Map 106A displays different ways in which languages encode reciprocal situations, i.e. situations like ‘They love each other’. The reciprocal situation comprises at least two simple situations (e.g., She loves him and He loves her), so one way to encode such a situation is to combine expressions for two simple situations, as seen in (1) from Cantonese:
‘He and I respect each other.’
Apparently, this strategy of encoding reciprocated situations is possible in all languages, although the extent to which such a pattern is conventionalized in grammar and common in actual discourse differs from language to language. However, most languages also have simple or complex reciprocal markers (verbal affixes, pronouns, particles, adverbs, etc.), which, if combined with a verb within one clause, signal that the clause describes a reciprocal situation and not just the situation denoted by this verb, without repeating the verb for each simple situation. For example, English has two pronominal reciprocal markers, each other and one another; and in Kolyma Yukaghir (eastern Siberia), there is one reciprocal marker which is prefixed to the verb stem:
(2) Kolyma Yukaghir (own fieldwork)
‘I saw you.’
‘We saw each other.’
English each other and Kolyma Yukaghir n’e- are unambiguous, i.e. they always express reciprocal meaning. In other languages, the reciprocal meaning may constitute one of several distinct functions of a grammatical construction. In Imbabura Quechua, for instance, the primary reciprocal marker is ambiguous between reciprocal and reflexive meanings, as seen in (3a); in addition, the reciprocal situation can be expressed by a suffix with collective meaning (‘jointly, together’), as in (3b).
‘The children saw each other.’
Or: ‘The children saw themselves.’
‘We hit jointly.’ Or ‘We hit each other.’
This chapter focuses on one type of polysemy pattern that is associated with reciprocal constructions cross-linguistically, namely, reciprocal-reflexive polysemy as in (3a).
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|There are no non-iconic reciprocal constructions.||16|
|All reciprocal constructions are formally distinct from reflexive constructions.||99|
|There are both reflexive and non-reflexive reciprocal constructions.||16|
|The reciprocal and reflexive constructions are formally identical.||44|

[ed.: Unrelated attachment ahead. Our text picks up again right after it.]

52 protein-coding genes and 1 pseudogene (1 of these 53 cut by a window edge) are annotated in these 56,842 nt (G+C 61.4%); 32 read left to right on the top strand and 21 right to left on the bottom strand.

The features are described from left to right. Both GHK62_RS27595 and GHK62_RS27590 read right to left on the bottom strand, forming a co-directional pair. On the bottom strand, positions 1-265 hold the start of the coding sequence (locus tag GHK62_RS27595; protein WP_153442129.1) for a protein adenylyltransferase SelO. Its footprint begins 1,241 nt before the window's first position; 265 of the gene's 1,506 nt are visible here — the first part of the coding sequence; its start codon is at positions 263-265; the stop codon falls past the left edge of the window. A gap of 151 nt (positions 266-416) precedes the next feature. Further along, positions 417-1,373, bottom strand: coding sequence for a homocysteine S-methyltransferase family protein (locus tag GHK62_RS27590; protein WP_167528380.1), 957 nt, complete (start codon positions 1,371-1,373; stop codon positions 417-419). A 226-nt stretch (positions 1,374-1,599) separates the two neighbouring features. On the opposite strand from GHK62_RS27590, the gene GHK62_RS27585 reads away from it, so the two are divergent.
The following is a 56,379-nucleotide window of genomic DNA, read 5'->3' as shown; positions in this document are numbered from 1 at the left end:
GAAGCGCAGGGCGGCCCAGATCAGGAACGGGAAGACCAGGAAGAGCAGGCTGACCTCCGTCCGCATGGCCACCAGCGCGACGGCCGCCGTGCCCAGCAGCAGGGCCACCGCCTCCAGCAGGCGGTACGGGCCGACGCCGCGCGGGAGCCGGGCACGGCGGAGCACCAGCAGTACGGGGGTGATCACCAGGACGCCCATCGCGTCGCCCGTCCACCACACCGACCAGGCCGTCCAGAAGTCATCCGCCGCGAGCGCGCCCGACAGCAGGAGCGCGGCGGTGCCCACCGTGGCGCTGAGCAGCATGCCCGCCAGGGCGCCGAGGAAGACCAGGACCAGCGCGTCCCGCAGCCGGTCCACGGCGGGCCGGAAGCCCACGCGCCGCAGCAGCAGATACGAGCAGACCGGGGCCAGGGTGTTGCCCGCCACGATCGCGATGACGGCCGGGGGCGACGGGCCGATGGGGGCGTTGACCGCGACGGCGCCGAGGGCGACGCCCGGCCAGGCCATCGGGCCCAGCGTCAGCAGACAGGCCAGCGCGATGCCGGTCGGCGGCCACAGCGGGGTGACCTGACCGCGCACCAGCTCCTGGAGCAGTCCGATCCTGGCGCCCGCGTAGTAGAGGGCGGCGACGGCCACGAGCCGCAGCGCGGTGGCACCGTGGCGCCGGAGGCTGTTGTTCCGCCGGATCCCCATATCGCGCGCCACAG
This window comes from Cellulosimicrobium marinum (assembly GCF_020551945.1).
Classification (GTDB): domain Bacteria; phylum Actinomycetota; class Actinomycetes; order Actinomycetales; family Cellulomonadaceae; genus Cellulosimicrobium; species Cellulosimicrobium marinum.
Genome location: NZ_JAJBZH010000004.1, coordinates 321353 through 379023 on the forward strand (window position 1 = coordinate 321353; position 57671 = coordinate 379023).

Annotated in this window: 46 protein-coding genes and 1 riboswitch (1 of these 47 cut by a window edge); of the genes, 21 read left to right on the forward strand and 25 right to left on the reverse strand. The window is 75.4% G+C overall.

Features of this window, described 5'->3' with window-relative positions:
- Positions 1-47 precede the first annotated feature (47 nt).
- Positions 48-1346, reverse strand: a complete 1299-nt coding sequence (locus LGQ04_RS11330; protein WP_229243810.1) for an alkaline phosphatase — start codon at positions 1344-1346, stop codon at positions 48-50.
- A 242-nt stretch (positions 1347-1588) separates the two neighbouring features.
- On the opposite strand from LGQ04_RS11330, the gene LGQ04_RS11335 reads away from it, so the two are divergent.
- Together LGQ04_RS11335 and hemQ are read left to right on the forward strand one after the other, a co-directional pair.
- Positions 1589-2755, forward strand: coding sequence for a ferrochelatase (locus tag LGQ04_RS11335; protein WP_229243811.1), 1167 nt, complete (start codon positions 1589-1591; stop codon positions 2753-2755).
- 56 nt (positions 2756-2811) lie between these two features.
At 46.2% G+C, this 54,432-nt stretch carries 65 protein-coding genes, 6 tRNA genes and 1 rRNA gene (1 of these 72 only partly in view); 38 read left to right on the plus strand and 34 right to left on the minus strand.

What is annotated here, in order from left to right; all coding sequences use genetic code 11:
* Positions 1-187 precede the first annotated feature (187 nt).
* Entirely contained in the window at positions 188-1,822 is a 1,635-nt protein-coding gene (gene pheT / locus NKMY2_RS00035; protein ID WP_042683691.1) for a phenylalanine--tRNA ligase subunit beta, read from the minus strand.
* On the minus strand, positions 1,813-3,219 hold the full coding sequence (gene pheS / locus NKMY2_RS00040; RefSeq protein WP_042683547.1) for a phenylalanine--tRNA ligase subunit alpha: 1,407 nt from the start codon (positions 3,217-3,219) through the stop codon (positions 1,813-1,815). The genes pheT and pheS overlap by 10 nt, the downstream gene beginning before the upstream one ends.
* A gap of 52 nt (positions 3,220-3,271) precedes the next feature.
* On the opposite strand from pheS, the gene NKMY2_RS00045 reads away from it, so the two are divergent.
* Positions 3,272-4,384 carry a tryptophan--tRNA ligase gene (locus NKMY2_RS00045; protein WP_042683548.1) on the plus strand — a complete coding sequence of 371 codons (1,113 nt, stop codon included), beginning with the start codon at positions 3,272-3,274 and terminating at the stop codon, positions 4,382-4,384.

In some languages, the encoding of a reciprocal situation always involves repetition of the main verb. This type of reciprocal encoding can be referred to as iconic, since the complex structure of the reciprocal situation is straightforwardly reflected in the structure of the grammatical construction. The iconic encoding can follow a conventionalized pattern distinct from the regular combination of two clauses. For example, the reciprocal construction in Amele (Madang, Trans-New Guinea; Papua New Guinea) involves 3rd person singular suffixes on each of the two forms of the verb, independently of the actual person of the reciprocal participants.
‘We (two) despise each other’
‘They love each other.’
Languages that can express reciprocal meaning without repeating the verb, i.e. just by adding a reciprocal marker, show considerable variation in the range of contexts in which their reciprocal markers can be used. Most importantly, some reciprocal markers are compatible only with certain classes of verbs and can express a reciprocal relation only between certain participants of the situations signified by these verbs. For example, the reciprocal construction of West Greenlandic is available for transitive verbs only, and encodes a reciprocal relation between the core participants of the situation (“actor” and “patient”), as in the following example:
‘You are going to kill each other/yourselves’
Some reciprocal constructions are constrained to very small lexical classes of verbs; for example, Modern Hebrew has a reflexive/reciprocal construction which is used in its reciprocal meaning with ca. 10-15 verbs.
Secondly, there are languages where the reciprocal participants must be referred to by a single noun phrase (rather than by a conjunction of two or more noun phrases, as in Mary and John). This is the case in Ngiyambaa (Pama-Nyungan; Australia), where the reciprocal construction is marked by the verbal suffix -la.
‘The dogs are biting each other.’
This construction cannot be used, however, if the reciprocal participants are denoted by two different noun phrases, as in The dogs and the dingoes are biting each other. Such a meaning can only be conveyed by a conjunction of two clauses, i.e. an iconic construction (Donaldson 1980: 163).
Thus, the availability of non-iconic reciprocal encoding in a given language can be viewed as a matter of degree, rather than a simple binary parameter. Since this study focuses on the polysemy of reciprocal markers (see §2.2), we have decided to take into consideration all non-iconic constructions, regardless of any language-specific constraints. A language is assigned the feature value 1 (no non-iconic constructions) only if it has no such constructions at all. As a result, some languages can be assigned identical feature values (2, 3, or 4) in spite of considerable differences in the range of lexical or grammatical contexts in which specific non-iconic reciprocal constructions are available. The distinction between the values 1, on the one hand, and 2-4, on the other, is therefore of limited theoretical significance. Besides, since descriptive grammars differ in the amount of attention paid to lexically constrained or otherwise marginal constructions, the feature value 1 may have been mistakenly assigned to some languages that do have reciprocal markers. As a result, the number of languages without non-iconic reciprocal constructions may well have been overestimated.